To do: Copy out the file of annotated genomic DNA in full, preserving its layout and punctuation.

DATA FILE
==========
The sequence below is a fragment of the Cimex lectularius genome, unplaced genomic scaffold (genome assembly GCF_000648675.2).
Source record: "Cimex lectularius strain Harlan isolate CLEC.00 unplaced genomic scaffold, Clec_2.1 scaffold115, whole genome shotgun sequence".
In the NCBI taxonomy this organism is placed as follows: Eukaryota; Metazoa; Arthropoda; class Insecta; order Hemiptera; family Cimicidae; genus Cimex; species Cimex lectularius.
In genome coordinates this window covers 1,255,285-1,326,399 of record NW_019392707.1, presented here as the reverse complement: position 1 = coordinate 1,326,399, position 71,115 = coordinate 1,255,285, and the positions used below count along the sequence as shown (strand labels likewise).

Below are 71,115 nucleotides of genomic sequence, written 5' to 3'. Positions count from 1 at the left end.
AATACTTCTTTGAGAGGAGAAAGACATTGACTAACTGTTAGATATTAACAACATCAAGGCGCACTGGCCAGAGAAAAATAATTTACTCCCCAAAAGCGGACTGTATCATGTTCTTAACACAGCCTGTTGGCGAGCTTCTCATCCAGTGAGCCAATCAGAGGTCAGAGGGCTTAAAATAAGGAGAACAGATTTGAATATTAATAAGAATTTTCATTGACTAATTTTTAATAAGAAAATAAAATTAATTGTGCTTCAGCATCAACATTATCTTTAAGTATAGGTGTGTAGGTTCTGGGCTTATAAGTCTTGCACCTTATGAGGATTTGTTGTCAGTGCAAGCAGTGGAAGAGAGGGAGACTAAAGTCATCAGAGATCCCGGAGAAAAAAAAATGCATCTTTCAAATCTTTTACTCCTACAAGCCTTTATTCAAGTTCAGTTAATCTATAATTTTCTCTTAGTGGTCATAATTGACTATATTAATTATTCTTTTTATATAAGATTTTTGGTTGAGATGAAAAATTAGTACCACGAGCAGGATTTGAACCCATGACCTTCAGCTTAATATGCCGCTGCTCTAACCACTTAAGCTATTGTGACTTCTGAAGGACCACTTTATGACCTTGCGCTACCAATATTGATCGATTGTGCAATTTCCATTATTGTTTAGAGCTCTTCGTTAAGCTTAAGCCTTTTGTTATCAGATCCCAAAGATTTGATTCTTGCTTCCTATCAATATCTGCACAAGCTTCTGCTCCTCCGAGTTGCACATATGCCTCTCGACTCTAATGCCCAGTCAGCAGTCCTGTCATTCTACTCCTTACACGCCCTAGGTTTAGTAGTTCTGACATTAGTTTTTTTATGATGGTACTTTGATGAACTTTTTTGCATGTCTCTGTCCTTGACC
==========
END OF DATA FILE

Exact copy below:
The sequence below is a fragment of the Cimex lectularius genome, unplaced genomic scaffold (genome assembly GCF_000648675.2).
Source record: "Cimex lectularius strain Harlan isolate CLEC.00 unplaced genomic scaffold, Clec_2.1 scaffold115, whole genome shotgun sequence".
In the NCBI taxonomy this organism is placed as follows: Eukaryota; Metazoa; Arthropoda; class Insecta; order Hemiptera; family Cimicidae; genus Cimex; species Cimex lectularius.
In genome coordinates this window covers 1,255,285-1,326,399 of record NW_019392707.1, presented here as the reverse complement: position 1 = coordinate 1,326,399, position 71,115 = coordinate 1,255,285, and the positions used below count along the sequence as shown (strand labels likewise).

Below are 71,115 nucleotides of genomic sequence, written 5' to 3'. Positions count from 1 at the left end.
AATACTTCTTTGAGAGGAGAAAGACATTGACTAACTGTTAGATATTAACAACATCAAGGCGCACTGGCCAGAGAAAAATAATTTACTCCCCAAAAGCGGACTGTATCATGTTCTTAACACAGCCTGTTGGCGAGCTTCTCATCCAGTGAGCCAATCAGAGGTCAGAGGGCTTAAAATAAGGAGAACAGATTTGAATATTAATAAGAATTTTCATTGACTAATTTTTAATAAGAAAATAAAATTAATTGTGCTTCAGCATCAACATTATCTTTAAGTATAGGTGTGTAGGTTCTGGGCTTATAAGTCTTGCACCTTATGAGGATTTGTTGTCAGTGCAAGCAGTGGAAGAGAGGGAGACTAAAGTCATCAGAGATCCCGGAGAAAAAAAAATGCATCTTTCAAATCTTTTACTCCTACAAGCCTTTATTCAAGTTCAGTTAATCTATAATTTTCTCTTAGTGGTCATAATTGACTATATTAATTATTCTTTTTATATAAGATTTTTGGTTGAGATGAAAAATTAGTACCACGAGCAGGATTTGAACCCATGACCTTCAGCTTAATATGCCGCTGCTCTAACCACTTAAGCTATTGTGACTTCTGAAGGACCACTTTATGACCTTGCGCTACCAATATTGATCGATTGTGCAATTTCCATTATTGTTTAGAGCTCTTCGTTAAGCTTAAGCCTTTTGTTATCAGATCCCAAAGATTTGATTCTTGCTTCCTATCAATATCTGCACAAGCTTCTGCTCCTCCGAGTTGCACATATGCCTCTCGACTCTAATGCCCAGTCAGCAGTCCTGTCATTCTACTCCTTACACGCCCTAGGTTTAGTAGTTCTGACATTAGTTTTTTTATGATGGTACTTTGATGAACTTTTTTGCATGTCTCTGTCCTTGACC